Wednesday, February 16, 2011

2006 Xi Zi Hao "Ban Zhan Natural Habitat" Cake

I picked up this 2006 sheng puer cake back in 2007 from Hou De Asian Arts. According to Hou De, the mao cha for this cake was sourced from "...a plantation in Ban Zhan (班章) that is co-planted with camphor trees (to deter insects) and naturally allow a balanced ecosystem." The cake itself claims to be "special ecological tea" (特製生態茶). I'm not too sure what that means... but it sounds good!

Xi Zi Hao (囍字號) is an upscale brand offering their own recipes of boutique puer. Their logo is usually a double happiness (囍) with X-rated drawings inside. It is not hard to find more information about Xi Zi Hao online along with countless opinions about the quality and the prices of their offerings.

This particular cake is marketed as "daughter tea" (女兒). I've seen this description before on other puer teas, but I'm not clear what it means. Any puer pros reading this post please comment if you know what is meant by "daughter tea."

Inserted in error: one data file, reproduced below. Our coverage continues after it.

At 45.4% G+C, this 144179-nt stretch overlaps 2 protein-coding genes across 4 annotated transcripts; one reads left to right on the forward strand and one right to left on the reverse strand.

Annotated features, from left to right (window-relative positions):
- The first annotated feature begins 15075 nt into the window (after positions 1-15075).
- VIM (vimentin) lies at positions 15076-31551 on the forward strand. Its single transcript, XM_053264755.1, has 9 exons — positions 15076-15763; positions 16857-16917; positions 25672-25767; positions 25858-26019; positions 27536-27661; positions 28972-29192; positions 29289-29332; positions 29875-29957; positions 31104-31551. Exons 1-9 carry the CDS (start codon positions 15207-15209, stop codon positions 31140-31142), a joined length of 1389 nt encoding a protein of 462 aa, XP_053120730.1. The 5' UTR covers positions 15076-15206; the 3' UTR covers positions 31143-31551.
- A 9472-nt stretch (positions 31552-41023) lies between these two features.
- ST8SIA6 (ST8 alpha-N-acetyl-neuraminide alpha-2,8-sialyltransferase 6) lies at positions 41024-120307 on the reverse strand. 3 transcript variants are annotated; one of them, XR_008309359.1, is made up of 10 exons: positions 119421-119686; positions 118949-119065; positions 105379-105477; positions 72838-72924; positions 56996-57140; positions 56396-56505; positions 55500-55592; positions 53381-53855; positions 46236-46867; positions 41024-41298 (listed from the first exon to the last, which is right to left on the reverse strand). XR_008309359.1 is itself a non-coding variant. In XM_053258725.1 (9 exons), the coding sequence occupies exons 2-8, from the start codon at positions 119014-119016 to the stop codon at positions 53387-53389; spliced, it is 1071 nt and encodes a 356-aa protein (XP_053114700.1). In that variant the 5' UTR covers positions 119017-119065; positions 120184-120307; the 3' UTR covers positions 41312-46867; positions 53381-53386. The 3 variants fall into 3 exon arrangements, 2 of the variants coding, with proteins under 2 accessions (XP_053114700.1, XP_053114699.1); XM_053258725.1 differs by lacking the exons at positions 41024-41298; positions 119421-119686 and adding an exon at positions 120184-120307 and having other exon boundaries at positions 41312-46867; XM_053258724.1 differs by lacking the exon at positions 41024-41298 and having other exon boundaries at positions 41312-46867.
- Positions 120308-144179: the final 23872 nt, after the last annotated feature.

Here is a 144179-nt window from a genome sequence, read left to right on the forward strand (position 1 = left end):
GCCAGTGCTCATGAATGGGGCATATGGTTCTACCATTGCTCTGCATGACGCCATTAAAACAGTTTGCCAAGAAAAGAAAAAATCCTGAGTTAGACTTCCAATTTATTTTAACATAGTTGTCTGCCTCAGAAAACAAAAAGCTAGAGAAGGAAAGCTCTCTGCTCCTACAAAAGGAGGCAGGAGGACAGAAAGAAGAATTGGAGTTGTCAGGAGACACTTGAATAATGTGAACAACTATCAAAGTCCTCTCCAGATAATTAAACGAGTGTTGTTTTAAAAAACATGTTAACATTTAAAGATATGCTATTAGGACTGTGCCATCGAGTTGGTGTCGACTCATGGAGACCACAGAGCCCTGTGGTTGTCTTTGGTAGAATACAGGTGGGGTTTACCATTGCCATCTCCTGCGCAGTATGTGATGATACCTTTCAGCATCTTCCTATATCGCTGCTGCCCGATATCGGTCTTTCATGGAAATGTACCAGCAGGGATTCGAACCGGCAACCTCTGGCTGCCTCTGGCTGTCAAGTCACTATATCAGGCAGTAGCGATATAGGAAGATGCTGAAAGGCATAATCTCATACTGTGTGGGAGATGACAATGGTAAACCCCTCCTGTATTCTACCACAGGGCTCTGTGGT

I found this tea to be quite satisfying. For me it had notes of rosemary and cedar with a thick, syrupy liquor. The sweetness reminded me of fat, ripe, organic carrots. It tasted clean, healthy and nutritious.

The Paper.

The Leaves.

The End.


Lelia said...

Hi Brett, I'm in Seattle too! Where are you located and I'll drop by sometime. Happy PSP score! Congrats.

Alex Zorach said...

Although I know very little about tea cultivation, from my experience as a gardener, I know that planting other plants (either non-crop plants or other crops) in between your crop plants can be a very effective deterrent for insects.

I've found it to be effective for growing a wide variety of types of plants. It not only deters insects but, if you alternate or mix enough, it can slow the spread of various molds or bacterial diseases as well. Pests spread like wildfire through a monoculture and anything that breaks it up will reduce the pests.